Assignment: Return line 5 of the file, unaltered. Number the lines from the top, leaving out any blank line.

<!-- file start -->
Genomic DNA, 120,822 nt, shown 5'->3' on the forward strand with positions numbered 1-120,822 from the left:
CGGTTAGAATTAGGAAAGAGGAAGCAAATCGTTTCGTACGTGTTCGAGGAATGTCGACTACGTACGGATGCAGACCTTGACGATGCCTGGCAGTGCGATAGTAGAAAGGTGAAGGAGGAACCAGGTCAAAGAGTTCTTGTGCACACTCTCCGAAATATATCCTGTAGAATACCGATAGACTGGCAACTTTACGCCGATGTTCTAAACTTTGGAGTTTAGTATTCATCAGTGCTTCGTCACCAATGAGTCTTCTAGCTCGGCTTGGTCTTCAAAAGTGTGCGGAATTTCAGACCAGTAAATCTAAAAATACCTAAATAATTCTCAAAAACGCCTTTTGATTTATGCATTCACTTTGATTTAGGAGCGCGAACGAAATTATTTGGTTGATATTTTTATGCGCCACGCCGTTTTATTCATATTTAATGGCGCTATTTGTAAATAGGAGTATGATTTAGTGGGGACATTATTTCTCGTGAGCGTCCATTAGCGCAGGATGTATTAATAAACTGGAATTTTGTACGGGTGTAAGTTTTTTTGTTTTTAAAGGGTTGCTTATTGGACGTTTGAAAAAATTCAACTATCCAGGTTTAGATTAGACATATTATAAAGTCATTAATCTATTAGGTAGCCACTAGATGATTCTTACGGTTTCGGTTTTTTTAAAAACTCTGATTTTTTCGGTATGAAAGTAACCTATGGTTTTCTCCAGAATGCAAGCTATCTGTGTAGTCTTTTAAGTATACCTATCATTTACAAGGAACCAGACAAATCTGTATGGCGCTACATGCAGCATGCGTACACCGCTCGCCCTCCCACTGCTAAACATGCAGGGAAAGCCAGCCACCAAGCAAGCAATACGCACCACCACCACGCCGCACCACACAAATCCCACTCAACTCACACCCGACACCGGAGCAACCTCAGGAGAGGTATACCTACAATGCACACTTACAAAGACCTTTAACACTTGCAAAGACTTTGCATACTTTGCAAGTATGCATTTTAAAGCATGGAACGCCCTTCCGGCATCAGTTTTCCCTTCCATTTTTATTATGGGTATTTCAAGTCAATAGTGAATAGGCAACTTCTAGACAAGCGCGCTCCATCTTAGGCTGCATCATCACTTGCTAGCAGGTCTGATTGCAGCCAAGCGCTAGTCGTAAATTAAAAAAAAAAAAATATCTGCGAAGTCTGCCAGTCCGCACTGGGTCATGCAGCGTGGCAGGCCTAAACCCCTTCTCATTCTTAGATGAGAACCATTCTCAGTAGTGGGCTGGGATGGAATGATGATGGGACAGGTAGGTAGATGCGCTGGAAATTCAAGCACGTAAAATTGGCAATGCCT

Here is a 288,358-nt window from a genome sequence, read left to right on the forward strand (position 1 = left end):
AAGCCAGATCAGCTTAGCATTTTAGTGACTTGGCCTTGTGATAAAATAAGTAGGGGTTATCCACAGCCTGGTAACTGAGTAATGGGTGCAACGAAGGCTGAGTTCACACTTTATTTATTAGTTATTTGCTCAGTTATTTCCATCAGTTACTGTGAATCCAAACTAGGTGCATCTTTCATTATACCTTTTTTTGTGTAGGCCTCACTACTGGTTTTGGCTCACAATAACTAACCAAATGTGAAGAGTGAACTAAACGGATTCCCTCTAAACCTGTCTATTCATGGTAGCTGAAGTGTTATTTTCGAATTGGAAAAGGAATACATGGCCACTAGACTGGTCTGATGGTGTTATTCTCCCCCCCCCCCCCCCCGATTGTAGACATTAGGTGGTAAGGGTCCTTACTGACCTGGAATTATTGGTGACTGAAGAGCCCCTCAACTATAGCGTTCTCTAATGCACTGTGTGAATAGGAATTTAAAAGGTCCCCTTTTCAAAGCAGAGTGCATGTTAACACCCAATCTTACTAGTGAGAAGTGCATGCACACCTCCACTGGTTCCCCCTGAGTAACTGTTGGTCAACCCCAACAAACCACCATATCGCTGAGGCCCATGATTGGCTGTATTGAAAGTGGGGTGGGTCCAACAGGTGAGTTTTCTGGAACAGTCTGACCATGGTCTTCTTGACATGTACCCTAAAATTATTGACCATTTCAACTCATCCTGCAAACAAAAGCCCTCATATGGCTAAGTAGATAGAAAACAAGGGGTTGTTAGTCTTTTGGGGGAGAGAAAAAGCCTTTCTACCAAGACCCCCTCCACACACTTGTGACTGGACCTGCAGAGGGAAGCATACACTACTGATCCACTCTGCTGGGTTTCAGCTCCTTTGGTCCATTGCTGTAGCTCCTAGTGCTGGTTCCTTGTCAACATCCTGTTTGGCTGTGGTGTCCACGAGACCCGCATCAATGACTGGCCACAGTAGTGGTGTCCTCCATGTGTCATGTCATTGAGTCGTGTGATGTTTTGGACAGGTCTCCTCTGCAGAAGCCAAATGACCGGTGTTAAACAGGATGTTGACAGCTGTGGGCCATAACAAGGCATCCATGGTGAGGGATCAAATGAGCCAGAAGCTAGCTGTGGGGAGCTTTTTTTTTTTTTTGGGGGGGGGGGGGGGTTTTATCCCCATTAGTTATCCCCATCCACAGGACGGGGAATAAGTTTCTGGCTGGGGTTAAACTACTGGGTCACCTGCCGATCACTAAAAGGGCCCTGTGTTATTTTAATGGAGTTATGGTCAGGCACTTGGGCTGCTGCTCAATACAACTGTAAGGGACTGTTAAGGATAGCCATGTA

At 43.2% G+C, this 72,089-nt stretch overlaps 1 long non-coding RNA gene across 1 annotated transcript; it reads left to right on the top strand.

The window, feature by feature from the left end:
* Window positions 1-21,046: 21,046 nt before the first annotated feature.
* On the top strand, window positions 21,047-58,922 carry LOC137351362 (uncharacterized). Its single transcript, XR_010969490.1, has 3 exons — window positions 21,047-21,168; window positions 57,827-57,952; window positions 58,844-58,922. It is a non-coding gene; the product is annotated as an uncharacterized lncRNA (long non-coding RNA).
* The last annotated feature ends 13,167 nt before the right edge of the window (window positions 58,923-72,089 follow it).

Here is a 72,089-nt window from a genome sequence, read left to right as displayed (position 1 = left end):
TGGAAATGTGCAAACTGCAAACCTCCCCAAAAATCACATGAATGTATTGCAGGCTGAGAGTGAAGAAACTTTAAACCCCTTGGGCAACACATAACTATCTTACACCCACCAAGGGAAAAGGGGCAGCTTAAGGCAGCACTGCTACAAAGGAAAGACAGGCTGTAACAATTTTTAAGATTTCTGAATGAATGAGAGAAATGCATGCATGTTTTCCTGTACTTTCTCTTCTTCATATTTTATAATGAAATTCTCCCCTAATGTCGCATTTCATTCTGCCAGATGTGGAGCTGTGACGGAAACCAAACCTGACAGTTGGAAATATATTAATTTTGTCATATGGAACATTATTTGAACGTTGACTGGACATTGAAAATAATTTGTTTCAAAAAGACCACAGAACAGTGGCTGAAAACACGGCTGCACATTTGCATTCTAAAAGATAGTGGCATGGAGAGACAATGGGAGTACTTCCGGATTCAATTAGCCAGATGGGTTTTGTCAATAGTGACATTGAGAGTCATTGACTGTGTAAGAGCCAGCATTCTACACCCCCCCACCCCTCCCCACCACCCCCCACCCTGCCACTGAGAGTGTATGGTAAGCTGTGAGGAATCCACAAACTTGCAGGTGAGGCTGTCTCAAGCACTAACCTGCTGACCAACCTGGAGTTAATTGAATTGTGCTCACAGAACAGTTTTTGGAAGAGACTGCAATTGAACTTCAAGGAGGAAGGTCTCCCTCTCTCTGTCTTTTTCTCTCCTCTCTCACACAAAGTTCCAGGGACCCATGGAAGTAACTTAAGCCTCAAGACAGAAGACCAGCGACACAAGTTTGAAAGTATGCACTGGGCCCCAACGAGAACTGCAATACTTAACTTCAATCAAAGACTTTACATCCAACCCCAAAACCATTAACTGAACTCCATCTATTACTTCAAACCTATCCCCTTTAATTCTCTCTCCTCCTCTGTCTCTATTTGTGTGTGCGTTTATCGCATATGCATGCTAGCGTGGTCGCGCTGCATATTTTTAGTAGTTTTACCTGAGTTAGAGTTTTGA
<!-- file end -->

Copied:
At 43.2% G+C, this 72,089-nt stretch overlaps 1 long non-coding RNA gene across 1 annotated transcript; it reads left to right on the top strand.